In some cases there is overlap.  For example, vSphere datastores can be accessed over block protocols or NAS (NFS).  In this case what is best is most often going to be – what is the best fit in the environment?

  • What kind of hardware do you have (or what kind of budget do you have)?
  • What kind of admins do you have and what are their skillsets?
  • What kind of functionality do you need?
  • What else in the environment needs storage (i.e. does something else need SAN storage or NFS storage)?
  • Do you have a need for RDMs (LUNs mapped directly from the array in order to expose some of the SCSI functionality)?

From a performance perspective 10Gb NFS and 10Gb iSCSI are going to do about the same for you, and honestly you probably won’t hit the limits of those anyway.  These other questions are far more critical.

Which leads me to…

What Do I Need?

A pretty frequently asked question in the consulting world – what do I need, NAS or SAN?  This is a great question to ask and to think about but again it goes back to what do you need to do?

Do you have a lot of user files that you need remote access to?  Windows profiles or home directories?  Then you probably need NAS.

Do you have a lot of database servers, especially ones that utilize clustering?  Then you probably need SAN.

Truthfully, most organizations need some of both – the real question is in what amounts.  This will vary for every organization but hopefully armed with some of the information in this blog series you are closer to making that choice for your situation.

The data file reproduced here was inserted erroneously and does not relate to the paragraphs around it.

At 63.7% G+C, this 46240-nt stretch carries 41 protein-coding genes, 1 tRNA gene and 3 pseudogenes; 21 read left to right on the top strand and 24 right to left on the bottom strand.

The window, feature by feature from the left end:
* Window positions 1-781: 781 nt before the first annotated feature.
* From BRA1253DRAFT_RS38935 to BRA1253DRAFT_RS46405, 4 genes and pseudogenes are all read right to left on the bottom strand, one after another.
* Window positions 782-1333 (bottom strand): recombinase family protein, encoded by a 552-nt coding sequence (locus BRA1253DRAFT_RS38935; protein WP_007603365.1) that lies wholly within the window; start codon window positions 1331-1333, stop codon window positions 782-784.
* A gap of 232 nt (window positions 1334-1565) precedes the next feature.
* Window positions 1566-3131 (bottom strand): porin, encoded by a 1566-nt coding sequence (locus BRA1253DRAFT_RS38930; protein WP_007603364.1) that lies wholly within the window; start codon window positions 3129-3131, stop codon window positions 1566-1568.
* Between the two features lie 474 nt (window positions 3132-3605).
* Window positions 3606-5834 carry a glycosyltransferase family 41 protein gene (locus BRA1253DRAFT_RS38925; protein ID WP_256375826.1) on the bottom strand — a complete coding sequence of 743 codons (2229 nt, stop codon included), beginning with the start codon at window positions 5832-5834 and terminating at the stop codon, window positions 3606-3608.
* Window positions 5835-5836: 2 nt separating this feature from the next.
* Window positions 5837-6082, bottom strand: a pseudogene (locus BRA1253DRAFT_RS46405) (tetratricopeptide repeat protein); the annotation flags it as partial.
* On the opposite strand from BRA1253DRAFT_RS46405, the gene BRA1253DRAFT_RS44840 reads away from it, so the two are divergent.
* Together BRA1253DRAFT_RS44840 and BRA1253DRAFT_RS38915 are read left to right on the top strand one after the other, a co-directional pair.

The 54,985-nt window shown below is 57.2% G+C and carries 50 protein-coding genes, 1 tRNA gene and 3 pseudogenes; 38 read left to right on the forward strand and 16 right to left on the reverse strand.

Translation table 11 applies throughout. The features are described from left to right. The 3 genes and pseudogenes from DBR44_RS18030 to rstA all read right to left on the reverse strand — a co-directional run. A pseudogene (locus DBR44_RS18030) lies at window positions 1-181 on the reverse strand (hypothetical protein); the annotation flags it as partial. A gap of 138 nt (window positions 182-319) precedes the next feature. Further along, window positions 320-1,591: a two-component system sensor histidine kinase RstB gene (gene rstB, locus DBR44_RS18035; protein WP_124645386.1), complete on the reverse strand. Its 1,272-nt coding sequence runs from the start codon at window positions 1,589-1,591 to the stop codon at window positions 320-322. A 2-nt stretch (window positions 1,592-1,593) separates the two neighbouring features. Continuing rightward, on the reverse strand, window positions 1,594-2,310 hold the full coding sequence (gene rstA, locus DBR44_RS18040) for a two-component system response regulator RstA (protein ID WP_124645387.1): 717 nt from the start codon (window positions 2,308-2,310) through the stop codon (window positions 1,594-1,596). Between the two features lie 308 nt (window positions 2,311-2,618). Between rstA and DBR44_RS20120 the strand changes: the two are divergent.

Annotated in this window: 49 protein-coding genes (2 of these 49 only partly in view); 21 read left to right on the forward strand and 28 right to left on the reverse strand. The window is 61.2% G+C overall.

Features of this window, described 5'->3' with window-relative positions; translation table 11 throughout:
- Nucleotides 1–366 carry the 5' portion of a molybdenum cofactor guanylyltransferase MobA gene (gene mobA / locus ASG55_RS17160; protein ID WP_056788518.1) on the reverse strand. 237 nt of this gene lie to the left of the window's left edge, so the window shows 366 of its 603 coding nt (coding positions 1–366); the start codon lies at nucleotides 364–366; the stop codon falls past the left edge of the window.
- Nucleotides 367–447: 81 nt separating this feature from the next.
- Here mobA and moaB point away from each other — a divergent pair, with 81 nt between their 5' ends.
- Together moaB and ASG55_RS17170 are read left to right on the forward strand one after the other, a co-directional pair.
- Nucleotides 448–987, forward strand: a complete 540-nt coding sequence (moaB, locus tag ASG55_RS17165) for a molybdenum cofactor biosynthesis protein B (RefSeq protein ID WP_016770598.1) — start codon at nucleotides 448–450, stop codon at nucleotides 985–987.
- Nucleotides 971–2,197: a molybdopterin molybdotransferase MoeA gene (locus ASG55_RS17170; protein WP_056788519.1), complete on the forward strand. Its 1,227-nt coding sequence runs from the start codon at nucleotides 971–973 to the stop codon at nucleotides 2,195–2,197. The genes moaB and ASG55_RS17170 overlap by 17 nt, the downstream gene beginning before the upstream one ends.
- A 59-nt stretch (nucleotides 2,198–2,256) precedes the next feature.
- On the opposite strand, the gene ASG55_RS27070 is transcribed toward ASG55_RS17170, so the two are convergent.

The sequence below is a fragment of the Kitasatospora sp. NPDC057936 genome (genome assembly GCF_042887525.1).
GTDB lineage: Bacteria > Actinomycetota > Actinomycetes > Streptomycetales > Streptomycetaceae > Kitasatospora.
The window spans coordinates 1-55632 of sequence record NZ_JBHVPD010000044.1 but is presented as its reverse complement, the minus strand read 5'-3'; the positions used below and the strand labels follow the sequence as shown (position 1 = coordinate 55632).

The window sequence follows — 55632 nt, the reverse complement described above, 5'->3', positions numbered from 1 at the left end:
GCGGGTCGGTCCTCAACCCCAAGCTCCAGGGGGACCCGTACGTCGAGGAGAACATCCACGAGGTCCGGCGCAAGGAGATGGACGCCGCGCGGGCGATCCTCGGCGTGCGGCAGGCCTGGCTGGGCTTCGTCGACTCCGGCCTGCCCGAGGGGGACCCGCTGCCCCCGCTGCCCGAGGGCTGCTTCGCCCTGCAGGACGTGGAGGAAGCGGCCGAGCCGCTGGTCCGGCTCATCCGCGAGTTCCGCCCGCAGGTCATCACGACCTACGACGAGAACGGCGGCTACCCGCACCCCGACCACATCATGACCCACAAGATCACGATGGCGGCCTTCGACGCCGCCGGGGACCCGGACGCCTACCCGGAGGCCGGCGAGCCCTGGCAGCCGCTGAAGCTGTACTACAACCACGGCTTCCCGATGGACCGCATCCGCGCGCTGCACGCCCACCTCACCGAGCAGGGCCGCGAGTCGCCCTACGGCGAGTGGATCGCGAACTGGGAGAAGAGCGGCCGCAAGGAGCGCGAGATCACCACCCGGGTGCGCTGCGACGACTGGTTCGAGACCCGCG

3 thoughts on “SAN vs NAS Part 5: Summary

  1. Great article, but I would like to understand something… what is the correlation between thin / thick LUNs and space reclamation?

    Seems like the reason why we do not see our space reclaimed is simply because the filesystem is being managed by the host and not the array itself when we are talking about block storage. (regardless if it is thick or thin, is that correct?)

    Where does thin provisioning fit into the equation in all this (when talking about space reclamation) and what is the difference, if any, compared to thick provision?

    • Thanks for reading and commenting Kevin.

      You are correct – because the array does not manage any file system with block storage (regardless of whether we are talking about thick or thin) there is no such thing as a delete. The array only reads and writes data.

      With thin provisioning, space is not fully allocated up front, but instead is allocated on the fly. So to begin with (theoretically) a 1TB LUN takes up 0TB of space. If you write 500GB of data into it, it consumes 500GB as the array allocates capacity. If you delete 100GB of data, the array doesn’t understand that and you see no space differential on the backend. By performing a reclaim you can potentially reclaim that 100GB of space that the array has allocated, but that the host testifies is no longer in use and can be deallocated.

      Thick provisioned storage is fully allocated up front, regardless of host utilization. So a 1TB LUN initially takes up the full 1TB of space, and will occupy that space forever (until the LUN itself is deprovisioned/deleted/unbound/etc.). Therefore, there is never any concept of space reclamation with thick storage.

      With both thick and thin block storage, the array has no concept of “deleting files,” but with thin storage reclaiming is usually an option to deallocate capacity.

      Hope that helps!